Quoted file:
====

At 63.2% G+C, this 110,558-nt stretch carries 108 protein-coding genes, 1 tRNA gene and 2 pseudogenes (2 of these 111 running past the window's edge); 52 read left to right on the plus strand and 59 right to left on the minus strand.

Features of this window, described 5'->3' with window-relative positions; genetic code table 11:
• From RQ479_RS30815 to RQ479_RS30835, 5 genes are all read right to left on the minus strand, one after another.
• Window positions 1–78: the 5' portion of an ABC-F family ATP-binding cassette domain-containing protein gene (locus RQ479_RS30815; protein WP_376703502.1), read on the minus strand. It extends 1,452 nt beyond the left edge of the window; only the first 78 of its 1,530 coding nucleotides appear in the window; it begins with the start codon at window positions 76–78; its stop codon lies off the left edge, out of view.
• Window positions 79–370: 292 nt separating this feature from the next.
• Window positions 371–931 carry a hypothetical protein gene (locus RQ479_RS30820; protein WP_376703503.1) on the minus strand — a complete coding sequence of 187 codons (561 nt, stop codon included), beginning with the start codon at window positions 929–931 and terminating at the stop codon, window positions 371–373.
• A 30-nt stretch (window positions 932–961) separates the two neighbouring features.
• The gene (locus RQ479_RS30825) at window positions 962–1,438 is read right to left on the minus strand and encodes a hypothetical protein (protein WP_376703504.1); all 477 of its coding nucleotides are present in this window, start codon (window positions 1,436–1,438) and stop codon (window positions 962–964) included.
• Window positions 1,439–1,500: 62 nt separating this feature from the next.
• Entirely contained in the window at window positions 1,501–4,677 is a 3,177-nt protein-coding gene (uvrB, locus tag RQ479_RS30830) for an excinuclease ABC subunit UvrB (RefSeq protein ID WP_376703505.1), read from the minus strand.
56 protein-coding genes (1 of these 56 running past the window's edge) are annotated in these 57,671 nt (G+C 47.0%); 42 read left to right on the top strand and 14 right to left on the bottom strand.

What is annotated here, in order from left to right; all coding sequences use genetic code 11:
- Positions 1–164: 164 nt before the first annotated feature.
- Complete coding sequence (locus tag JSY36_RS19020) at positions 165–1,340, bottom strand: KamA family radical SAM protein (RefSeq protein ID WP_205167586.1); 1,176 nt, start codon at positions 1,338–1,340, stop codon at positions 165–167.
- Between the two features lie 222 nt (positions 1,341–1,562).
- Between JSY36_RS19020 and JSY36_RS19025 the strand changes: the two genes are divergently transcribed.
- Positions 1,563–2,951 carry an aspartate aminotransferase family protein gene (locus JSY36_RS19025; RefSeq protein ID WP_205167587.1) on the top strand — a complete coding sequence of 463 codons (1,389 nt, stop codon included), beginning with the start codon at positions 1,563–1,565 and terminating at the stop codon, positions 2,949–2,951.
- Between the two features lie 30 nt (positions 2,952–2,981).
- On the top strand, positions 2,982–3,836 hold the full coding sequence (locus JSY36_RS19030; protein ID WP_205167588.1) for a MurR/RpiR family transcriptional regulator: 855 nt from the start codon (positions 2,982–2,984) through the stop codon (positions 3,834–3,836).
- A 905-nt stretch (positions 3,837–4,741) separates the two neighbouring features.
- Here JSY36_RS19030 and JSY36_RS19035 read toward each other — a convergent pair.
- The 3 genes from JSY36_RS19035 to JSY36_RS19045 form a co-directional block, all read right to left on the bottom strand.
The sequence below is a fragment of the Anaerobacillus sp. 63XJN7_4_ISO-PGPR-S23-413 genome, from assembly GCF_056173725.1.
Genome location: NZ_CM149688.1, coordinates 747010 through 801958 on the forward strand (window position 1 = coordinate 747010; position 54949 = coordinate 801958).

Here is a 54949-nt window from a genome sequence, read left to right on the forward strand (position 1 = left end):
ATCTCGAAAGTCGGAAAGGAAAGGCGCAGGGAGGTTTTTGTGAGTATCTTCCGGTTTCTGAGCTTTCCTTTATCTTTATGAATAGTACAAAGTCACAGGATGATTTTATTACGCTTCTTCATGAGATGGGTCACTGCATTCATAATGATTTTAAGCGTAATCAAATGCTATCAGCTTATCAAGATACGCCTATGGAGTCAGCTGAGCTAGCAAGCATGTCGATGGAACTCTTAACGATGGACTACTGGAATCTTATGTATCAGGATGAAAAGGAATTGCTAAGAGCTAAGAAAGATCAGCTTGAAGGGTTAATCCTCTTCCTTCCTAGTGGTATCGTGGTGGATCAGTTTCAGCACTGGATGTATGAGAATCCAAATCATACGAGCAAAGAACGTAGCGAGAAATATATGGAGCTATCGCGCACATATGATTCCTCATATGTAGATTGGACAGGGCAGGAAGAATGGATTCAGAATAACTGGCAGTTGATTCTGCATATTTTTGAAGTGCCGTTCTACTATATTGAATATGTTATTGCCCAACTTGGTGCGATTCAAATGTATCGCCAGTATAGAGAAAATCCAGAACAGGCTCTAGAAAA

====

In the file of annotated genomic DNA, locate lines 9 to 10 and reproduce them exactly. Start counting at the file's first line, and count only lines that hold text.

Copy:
• Window positions 1,439–1,500: 62 nt separating this feature from the next.
• Entirely contained in the window at window positions 1,501–4,677 is a 3,177-nt protein-coding gene (uvrB, locus tag RQ479_RS30830) for an excinuclease ABC subunit UvrB (RefSeq protein ID WP_376703505.1), read from the minus strand.